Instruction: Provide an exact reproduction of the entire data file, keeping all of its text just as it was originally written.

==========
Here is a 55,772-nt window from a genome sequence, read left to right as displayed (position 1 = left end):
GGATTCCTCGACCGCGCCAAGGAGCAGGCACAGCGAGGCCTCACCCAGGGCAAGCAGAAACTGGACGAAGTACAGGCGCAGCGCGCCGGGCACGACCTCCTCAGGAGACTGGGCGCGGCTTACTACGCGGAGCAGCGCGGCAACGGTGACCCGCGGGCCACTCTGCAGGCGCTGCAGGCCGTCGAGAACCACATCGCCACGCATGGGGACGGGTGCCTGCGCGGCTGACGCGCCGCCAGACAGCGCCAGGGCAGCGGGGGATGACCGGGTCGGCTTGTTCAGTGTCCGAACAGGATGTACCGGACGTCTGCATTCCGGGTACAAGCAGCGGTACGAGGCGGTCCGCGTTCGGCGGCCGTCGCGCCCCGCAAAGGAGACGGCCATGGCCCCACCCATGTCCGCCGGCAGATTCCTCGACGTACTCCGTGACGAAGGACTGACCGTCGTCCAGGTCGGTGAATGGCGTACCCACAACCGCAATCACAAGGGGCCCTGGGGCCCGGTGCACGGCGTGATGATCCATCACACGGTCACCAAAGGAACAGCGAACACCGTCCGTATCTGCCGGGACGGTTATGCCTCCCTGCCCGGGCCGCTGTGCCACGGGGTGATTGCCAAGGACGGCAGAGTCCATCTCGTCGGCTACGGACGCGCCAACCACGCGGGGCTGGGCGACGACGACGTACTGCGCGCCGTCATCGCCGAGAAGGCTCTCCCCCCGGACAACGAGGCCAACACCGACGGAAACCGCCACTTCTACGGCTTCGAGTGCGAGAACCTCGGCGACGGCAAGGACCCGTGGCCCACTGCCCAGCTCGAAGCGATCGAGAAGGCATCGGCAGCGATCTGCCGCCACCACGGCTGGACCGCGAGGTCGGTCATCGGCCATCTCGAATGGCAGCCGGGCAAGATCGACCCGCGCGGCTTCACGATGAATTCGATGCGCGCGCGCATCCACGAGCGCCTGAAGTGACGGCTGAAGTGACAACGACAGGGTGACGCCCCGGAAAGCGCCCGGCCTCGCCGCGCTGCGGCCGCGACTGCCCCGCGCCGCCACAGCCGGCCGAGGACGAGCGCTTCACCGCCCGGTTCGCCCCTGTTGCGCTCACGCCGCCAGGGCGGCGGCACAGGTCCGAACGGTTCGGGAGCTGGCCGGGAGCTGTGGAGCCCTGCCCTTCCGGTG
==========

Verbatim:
Here is a 55,772-nt window from a genome sequence, read left to right as displayed (position 1 = left end):
GGATTCCTCGACCGCGCCAAGGAGCAGGCACAGCGAGGCCTCACCCAGGGCAAGCAGAAACTGGACGAAGTACAGGCGCAGCGCGCCGGGCACGACCTCCTCAGGAGACTGGGCGCGGCTTACTACGCGGAGCAGCGCGGCAACGGTGACCCGCGGGCCACTCTGCAGGCGCTGCAGGCCGTCGAGAACCACATCGCCACGCATGGGGACGGGTGCCTGCGCGGCTGACGCGCCGCCAGACAGCGCCAGGGCAGCGGGGGATGACCGGGTCGGCTTGTTCAGTGTCCGAACAGGATGTACCGGACGTCTGCATTCCGGGTACAAGCAGCGGTACGAGGCGGTCCGCGTTCGGCGGCCGTCGCGCCCCGCAAAGGAGACGGCCATGGCCCCACCCATGTCCGCCGGCAGATTCCTCGACGTACTCCGTGACGAAGGACTGACCGTCGTCCAGGTCGGTGAATGGCGTACCCACAACCGCAATCACAAGGGGCCCTGGGGCCCGGTGCACGGCGTGATGATCCATCACACGGTCACCAAAGGAACAGCGAACACCGTCCGTATCTGCCGGGACGGTTATGCCTCCCTGCCCGGGCCGCTGTGCCACGGGGTGATTGCCAAGGACGGCAGAGTCCATCTCGTCGGCTACGGACGCGCCAACCACGCGGGGCTGGGCGACGACGACGTACTGCGCGCCGTCATCGCCGAGAAGGCTCTCCCCCCGGACAACGAGGCCAACACCGACGGAAACCGCCACTTCTACGGCTTCGAGTGCGAGAACCTCGGCGACGGCAAGGACCCGTGGCCCACTGCCCAGCTCGAAGCGATCGAGAAGGCATCGGCAGCGATCTGCCGCCACCACGGCTGGACCGCGAGGTCGGTCATCGGCCATCTCGAATGGCAGCCGGGCAAGATCGACCCGCGCGGCTTCACGATGAATTCGATGCGCGCGCGCATCCACGAGCGCCTGAAGTGACGGCTGAAGTGACAACGACAGGGTGACGCCCCGGAAAGCGCCCGGCCTCGCCGCGCTGCGGCCGCGACTGCCCCGCGCCGCCACAGCCGGCCGAGGACGAGCGCTTCACCGCCCGGTTCGCCCCTGTTGCGCTCACGCCGCCAGGGCGGCGGCACAGGTCCGAACGGTTCGGGAGCTGGCCGGGAGCTGTGGAGCCCTGCCCTTCCGGTG